He added filming Harriet was interesting because of the conditions they faced while filming.
“They were probably the toughest I have worked in,” Kammer explained. “For starters the story is largely set running through the woods in the middle of the night going through mud, crossing rivers. We had two hurricanes go through the area while we were filming. So there was a lot environmental challenges on the project. Plus, it’s set in the 1850s so lots of wardrobe, horses, trains and period boats had to be figured out. Despite how challenging it was every single day watching the actors bring the script to life, you didn’t mind it was so tough to get made because it was for a good reason and we were making something really special.”
Kammer explained if a film company is looking for a line producer they will contact an agent. But most of the time they find him through word of mouth and connections he has made over the years.
“I do a lot of budgets for projects,” he said. “It’s really the second step after writing the script to get a movie made. It’s amazing, I could do 100 budgets and two of them become movies. There are a lot of great projects. It’s hard to raise enough money to make a feature film.”

Shea Kammer, a 1993 graduate of Clarkston High School, announces “that’s a wrap” on the set of the film The Yellow Birds while shooting in Morocco. Photo provided

Kammer moved to Los Angeles right after college.
“I think in part to escape the snow,” he laughed. “I loved movies my entire life. I remember every Saturday growing up, I would go see a double feature with my dad. We would see everything that came out at Showcase Cinema.”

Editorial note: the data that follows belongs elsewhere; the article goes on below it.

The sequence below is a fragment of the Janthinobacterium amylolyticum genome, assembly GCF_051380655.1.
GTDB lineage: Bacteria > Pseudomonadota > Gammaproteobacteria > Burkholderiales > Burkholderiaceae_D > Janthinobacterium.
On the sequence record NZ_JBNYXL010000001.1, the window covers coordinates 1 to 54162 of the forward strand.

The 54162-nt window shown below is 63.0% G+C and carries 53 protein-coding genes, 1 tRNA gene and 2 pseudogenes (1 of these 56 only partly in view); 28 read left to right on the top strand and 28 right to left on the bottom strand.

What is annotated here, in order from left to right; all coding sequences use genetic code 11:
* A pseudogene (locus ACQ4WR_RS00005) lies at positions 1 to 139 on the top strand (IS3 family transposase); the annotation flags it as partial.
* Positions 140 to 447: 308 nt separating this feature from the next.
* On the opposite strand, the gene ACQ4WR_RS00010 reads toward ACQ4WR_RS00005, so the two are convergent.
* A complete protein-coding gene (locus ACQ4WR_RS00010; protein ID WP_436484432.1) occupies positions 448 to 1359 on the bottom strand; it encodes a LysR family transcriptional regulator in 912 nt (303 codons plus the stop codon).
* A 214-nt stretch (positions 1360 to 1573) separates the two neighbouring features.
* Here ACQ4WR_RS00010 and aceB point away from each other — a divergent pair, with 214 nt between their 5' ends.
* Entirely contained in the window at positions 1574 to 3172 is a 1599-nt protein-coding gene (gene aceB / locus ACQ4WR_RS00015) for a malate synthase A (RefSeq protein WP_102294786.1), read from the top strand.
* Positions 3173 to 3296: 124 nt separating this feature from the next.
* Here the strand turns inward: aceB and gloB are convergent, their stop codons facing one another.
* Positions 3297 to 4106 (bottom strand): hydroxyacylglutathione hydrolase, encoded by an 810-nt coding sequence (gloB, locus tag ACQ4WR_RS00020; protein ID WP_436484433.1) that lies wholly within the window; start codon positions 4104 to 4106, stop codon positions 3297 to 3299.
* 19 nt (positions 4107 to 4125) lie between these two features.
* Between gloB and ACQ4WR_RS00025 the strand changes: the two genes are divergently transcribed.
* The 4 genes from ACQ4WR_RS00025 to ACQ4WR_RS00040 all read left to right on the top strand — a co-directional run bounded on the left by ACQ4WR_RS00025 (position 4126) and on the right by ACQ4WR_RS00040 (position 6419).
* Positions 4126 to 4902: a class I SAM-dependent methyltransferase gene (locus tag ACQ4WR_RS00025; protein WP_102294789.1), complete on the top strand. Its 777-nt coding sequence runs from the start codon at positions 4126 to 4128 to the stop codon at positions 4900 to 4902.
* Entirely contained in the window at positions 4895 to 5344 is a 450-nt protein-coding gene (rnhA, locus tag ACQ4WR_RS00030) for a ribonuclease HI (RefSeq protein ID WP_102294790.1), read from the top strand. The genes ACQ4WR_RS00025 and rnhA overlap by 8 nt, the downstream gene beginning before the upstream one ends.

He added after moving to California he had entry level jobs on movies and each year he advanced further.
“I actually started working in the accounting department, just paying the bills and doing the payroll,” Kammer said. “Through that I found and learned how movies got made and where they spent the money.”
He moved on to production management and then to producing.
His advice for anyone aspiring to work in the film and television industry is to get out there and do it.
“It might seem kind of simple,” Kammer said. “Go work as a PA on a project. Movies get made all across the country. I know in Michigan they still make a few movies per year. Do whatever it takes – go work on a PA on set, go intern, go ask to visit the production office. All it takes is you meet one person out of 200 working on the project and they can lead you to the next project. It’s like following a trail of bread crumbs. Each job, you hope to find a slightly better job. Eventually people will ask you to travel to different places to work for them. It’s not about how much money you are making off the bat, it’s getting the experience. The people who work hard ultimately succeed.”
As for his hometown, he has a dream to come back.
“I absolutely miss Clarkston,” Kammer shared. “My dream is to one day get to go back and film there, which I think would be really cool.”